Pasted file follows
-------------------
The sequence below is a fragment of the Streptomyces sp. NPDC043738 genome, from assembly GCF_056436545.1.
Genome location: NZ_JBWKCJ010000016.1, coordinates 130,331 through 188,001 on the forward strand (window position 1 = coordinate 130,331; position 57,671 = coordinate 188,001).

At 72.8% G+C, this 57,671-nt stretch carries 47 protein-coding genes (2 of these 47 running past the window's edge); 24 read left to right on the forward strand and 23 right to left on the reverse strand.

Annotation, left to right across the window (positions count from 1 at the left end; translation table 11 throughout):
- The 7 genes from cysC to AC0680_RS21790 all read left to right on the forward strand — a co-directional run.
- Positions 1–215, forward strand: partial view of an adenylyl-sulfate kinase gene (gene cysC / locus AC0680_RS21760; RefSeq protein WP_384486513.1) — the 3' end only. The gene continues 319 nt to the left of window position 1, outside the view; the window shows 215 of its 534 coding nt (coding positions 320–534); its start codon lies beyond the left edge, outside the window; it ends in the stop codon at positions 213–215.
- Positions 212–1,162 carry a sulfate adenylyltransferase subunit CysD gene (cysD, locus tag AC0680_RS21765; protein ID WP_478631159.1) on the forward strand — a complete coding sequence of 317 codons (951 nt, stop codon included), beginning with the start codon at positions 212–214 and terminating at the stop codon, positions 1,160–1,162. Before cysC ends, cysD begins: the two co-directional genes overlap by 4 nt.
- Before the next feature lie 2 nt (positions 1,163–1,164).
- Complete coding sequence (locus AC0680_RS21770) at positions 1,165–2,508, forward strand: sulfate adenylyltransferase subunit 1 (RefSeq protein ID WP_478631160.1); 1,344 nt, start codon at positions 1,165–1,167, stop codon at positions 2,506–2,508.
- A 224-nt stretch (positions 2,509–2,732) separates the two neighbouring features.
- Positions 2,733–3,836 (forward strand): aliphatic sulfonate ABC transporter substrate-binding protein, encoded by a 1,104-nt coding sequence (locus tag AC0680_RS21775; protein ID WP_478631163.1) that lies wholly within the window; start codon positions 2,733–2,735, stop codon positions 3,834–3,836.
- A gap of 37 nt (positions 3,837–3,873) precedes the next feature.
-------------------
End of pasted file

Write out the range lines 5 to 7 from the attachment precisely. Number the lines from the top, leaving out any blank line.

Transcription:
- The 7 genes from cysC to AC0680_RS21790 all read left to right on the forward strand — a co-directional run.
- Positions 1–215, forward strand: partial view of an adenylyl-sulfate kinase gene (gene cysC / locus AC0680_RS21760; RefSeq protein WP_384486513.1) — the 3' end only. The gene continues 319 nt to the left of window position 1, outside the view; the window shows 215 of its 534 coding nt (coding positions 320–534); its start codon lies beyond the left edge, outside the window; it ends in the stop codon at positions 213–215.
- Positions 212–1,162 carry a sulfate adenylyltransferase subunit CysD gene (cysD, locus tag AC0680_RS21765; protein ID WP_478631159.1) on the forward strand — a complete coding sequence of 317 codons (951 nt, stop codon included), beginning with the start codon at positions 212–214 and terminating at the stop codon, positions 1,160–1,162. Before cysC ends, cysD begins: the two co-directional genes overlap by 4 nt.